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By Dan Murphy As all of us in Westchester return from our summer vacations, we begin to focus on the upcoming elections this November and the most important race this fall in Westchester, for county executive, between Republican incumbent Rob Astorino and Democratic candidate and New Rochelle Mayor Noam Bramson. Over the summer, Astorino was the first candidate to run television advertisements, contrasting his record as county executive on property taxes to Bramson’s record both on the New Rochelle City Council and as mayor. For the past three weeks Astorino has been running an ad titled “Westchester Can’t Afford Noam Bramson,” which states that Bramson: I – gave himself a 40 percent pay raise; II – gave himself a free car; III – gave himself health care for life; IV – Raised property taxes by 109 percent; V – Increased the sales tax; VI – Increased the sewer tax; VII – Increased the library tax; and VIII – Quadrupled garbage fees. After letting the ad run without objection for almost one month, the Bramson campaign filed a complaint to Astorino’s ad with the Westchester County Fair Campaign Practices Committee, against five of the eight accusations in the commercial. (The Bramson campaign did not object to the portions of the ad concerning the 40 percent pay raise, raising property taxes by 109 percent, or quadrupling garbage fees.) The WCFCPC found that five of the claims made in the Astorino ad were unfair; we found that the findings of the WCFCPC were based on semantics and did not include a detailed review of Bramson’s voting record, and the decisions he made in office, which validate most of Astorino’s claims in the commercial. After a review of the ad – which Astorino has not taken down or corrected, the WCFCPC’s rulings, and Bramson’s 16-year record in New Rochelle, we have a different verdict:
I – Free car and health care for life: The WCFCPC found that the policy of providing the mayor with a fee car with gasoline, and free health care for life (for any city official that served more than five years) both “predates Mr. Bramson’s service in office, and he has never taken any action or cast any vote to obtain or enhance this benefit for himself.” While it is true that that a free vehicle for the Mayor of New Rochelle was enacted before Bramson took office, he could have opted out of receiving the free city-owned vehicle – plus gasoline– but didn’t. Many mayors, supervisors and councilmembers in Westchester who serve in a part-time capacity, as does Bramson, do not take a taxpayer-funded vehicle as part of their public service, even though they are entitled to it. Bramson could also have opted out of the “health care for life” provision, following the lead of one member of the New Rochelle City Council who has done so. But Bramson accepted both benefits – or “perks” – and is contributing 18 percent of the cost of his health care plan, along with other elected officials participating in the plan. “Health care for life” is not a benefit under the New York State retirement system; it is unique to New Rochelle and paid for by New Rochelle taxpayers. And because of its significant costs and the ongoing debate of whether union employees should pay a portion of their health care costs, it is a major campaign issue. Oddly enough, nobody knows when the City of New Rochelle approved “health care for life” for elected officials. The Journal News wrote back in 2010 “current city officials said they did not know how or when the city began paying for health benefits for elected officials.” We will inquire to find out. II – Increased sales tax, library tax and garbage fees: The WCFCPC found the finding unfair, stating: “The sales tax rate in New Rochelle is the same today as when Mr. Bramson took office, except for a New York State-mandated increase of 1/8 of 1 percent.” The increase in the sales tax in New Rochelle ties into a much larger issue involving a property tax cap agreement reached between the State of New York and New Rochelle back in 1993. New Rochelle had the first property tax cap, many years before its current form for all local governments and school districts passed in 2011. The agreement called for a 1 percent sales tax increase in exchange for a property tax cap based on the rate of inflation, with the provision that the Sales Tax increase would sunset two years later in 1995. Every year the City of New Rochelle asked the state to extend the sales tax increase, with Bramson voting every year for it starting in 1997 when he joined the City Council. In 2006, Bramson voted for a home rule request from the state to lift the property tax (which was granted), but to also keep the sales tax increase, which was supposed to expire 11 years ago in 2006, and now 18 years ago in 2013. Bramson has taken many votes on keeping the sales tax and not letting it sunset – a fact not included in the WCFCPC’s findings. In regard to the library tax, the WCFCPC wrote: “Finding: Unfair. The library tax in New Rochelle is proposed by the Library Board of Trustees and confirmed each year by the voters.” There was no library tax in New Rochelle until the City Council, and Bramson, voted to create one in 2003 in an attempt to remove the library’s cost from the city budget. This required a referendum, which was defeated twice by the voters but approved it on the third attempt. The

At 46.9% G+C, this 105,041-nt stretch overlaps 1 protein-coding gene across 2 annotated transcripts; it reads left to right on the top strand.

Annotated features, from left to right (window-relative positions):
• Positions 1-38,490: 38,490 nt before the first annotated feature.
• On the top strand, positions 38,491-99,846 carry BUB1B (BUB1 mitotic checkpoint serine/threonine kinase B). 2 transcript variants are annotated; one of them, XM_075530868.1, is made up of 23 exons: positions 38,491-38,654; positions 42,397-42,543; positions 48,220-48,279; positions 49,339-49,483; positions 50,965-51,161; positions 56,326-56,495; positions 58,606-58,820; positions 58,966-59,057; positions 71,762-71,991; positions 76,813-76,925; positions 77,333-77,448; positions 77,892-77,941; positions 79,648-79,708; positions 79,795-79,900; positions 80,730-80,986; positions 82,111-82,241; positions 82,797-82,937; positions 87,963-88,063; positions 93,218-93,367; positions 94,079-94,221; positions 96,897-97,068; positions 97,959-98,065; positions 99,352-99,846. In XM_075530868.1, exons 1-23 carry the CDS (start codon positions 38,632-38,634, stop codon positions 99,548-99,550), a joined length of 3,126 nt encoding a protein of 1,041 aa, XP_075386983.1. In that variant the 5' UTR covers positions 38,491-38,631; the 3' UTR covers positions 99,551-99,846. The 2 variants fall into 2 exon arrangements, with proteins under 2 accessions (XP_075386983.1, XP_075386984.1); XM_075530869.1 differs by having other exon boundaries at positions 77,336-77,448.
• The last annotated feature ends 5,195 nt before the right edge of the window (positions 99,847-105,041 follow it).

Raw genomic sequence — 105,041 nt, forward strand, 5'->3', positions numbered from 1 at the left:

library tax is a separate tax paid for by New Rochelle homeowners that has increased by 63 percent in seven years. A similar decision by New Rochelle to remove garbage collection from City Hall and implement a garbage fee that every homeowner must now pay in addition to their city tax bill was voted on and approved by Bramson and the City Council in 2001, and has risen by 254 percent since then. The garbage tax was called a “fee” in the Astorino ad and not challenged by Bramson nor ruled on by the WCFCPC. Whether it is called a tax or a fee, it is a new expense that the people of New Rochelle must pay – in addition to property taxes. So when Bramson touts in his latest TV ad that New Rochelle has the lowest property tax increase out of all the Westchester cities, he may be correct – but that is because he has removed the cost of libraries and garbage removal from the city’s budget. Other Westchester cities, like Yonkers and Mt. Vernon, all include the cost of their libraries and garbage removal in their budgets. We agree with the WCFCPC in its finding that Astorino’s claim that Bramson increased sewer taxes is unfair. The WCFCPC wrote: “The City of New Rochelle has no authority over sewer district taxes, and the Astorino representatives agreed.” Bramson did not vote to increase the sewer tax but supported the idea, which led to an increase in sewer taxes. Astorino’s primary and most important figure in his TV ad, that Bramson raised property taxes by 109 percent, is accurate and unchallenged. And while all of our local governments are under significant financial stresses, Bramson’s votes for 16 budgets that raised property taxes on average by more than 6 percent hold be viewed in different parts. First, 10 of the 16 votes that Bramson took on the council and as mayor were limited by a property tax cap from 1997 to 2006, and as a member of the City Council, Bramson was restricted to voting for budgets that fell below the 3 percent tax cap. Without the original tax cap, the 109 percent number would be much higher. Second, Bramson’s two most recent budgets have not come in below the current property tax cap that all local governments and school districts must live under. (In New Rochelle and many cities in New York State, local councils can override the tax cap with a supermajority vote instead of going to the voters in a referendum.) The New Rochelle Council and Mayor Bramson approved recent budgets with a 6.99 percent tax increase for 2013 fiscal year (tax cap was 2.49 percent), 5.96 percent for fiscal year 2012 and 5.9 percent in 2011. Going into the fall, the issue of property taxes is front and center in the race for county executive.